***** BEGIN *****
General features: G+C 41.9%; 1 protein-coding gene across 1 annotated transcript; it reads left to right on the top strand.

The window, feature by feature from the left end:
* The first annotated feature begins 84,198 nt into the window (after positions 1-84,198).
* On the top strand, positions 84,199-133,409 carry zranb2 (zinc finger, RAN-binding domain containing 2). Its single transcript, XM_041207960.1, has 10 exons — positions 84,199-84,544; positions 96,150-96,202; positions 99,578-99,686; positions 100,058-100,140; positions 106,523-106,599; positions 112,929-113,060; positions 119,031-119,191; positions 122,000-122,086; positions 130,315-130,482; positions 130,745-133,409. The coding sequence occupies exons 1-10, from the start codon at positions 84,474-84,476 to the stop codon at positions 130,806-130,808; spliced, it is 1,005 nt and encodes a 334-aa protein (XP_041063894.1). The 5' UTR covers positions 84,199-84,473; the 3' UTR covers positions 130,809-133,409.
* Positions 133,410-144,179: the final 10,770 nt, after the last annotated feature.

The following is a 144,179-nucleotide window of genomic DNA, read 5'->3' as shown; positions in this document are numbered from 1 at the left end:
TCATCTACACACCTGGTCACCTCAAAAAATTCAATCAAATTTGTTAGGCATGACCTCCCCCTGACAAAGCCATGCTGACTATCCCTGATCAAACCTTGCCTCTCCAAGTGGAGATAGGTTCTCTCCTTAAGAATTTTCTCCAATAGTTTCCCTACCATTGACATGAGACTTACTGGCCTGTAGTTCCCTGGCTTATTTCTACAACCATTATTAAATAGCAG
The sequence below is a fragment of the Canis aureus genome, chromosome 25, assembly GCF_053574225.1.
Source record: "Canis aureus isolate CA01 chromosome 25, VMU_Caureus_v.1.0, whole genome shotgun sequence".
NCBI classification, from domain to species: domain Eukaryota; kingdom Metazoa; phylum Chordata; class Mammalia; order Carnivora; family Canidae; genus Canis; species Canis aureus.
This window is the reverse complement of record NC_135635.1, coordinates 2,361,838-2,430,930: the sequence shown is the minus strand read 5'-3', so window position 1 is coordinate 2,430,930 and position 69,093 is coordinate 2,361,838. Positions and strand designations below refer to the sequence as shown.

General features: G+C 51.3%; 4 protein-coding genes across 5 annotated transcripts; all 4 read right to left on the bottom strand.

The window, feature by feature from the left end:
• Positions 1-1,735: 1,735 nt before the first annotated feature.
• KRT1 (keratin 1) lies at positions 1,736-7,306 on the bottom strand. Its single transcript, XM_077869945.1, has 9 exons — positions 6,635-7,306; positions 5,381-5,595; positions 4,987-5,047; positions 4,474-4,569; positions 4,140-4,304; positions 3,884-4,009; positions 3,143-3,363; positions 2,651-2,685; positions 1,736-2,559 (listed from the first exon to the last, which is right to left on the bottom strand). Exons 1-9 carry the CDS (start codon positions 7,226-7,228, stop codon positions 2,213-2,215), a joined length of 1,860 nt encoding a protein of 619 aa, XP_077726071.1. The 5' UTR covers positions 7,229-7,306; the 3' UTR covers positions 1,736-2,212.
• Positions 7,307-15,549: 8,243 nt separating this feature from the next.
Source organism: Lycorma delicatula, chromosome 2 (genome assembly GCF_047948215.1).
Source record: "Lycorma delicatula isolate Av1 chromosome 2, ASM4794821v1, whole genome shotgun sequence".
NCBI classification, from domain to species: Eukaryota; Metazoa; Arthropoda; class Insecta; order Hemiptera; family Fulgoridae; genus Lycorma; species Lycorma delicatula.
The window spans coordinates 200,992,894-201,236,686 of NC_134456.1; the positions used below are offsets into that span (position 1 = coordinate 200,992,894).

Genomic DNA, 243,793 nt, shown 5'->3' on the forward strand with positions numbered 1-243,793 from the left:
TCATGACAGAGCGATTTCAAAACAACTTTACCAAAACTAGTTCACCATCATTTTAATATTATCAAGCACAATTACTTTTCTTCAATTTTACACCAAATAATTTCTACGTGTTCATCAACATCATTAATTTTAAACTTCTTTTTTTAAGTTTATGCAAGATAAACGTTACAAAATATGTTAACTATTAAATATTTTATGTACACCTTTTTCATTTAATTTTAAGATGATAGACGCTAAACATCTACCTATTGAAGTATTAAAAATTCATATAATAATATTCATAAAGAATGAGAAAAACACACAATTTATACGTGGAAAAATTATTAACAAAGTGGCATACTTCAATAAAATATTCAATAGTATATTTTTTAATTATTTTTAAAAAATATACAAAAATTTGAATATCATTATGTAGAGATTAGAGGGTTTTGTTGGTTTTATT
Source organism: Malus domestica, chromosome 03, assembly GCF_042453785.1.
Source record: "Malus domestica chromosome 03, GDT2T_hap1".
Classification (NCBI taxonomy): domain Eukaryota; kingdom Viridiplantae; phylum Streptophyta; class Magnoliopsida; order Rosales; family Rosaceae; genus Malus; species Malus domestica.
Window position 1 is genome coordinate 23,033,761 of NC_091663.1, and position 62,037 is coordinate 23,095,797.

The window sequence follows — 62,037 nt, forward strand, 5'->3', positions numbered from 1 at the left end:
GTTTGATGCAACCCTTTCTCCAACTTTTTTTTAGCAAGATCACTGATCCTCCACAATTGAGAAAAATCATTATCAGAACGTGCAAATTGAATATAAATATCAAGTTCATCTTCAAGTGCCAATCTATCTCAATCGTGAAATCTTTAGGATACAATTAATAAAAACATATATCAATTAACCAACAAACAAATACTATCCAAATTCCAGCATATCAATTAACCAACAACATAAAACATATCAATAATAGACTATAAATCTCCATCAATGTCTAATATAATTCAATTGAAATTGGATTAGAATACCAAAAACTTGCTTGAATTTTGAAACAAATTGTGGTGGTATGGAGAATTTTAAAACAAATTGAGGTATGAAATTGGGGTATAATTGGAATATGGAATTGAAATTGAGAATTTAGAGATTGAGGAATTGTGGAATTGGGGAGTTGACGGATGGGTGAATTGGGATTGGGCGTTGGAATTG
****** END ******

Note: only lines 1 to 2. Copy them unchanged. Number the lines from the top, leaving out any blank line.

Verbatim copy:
General features: G+C 41.9%; 1 protein-coding gene across 1 annotated transcript; it reads left to right on the top strand.

The window, feature by feature from the left end: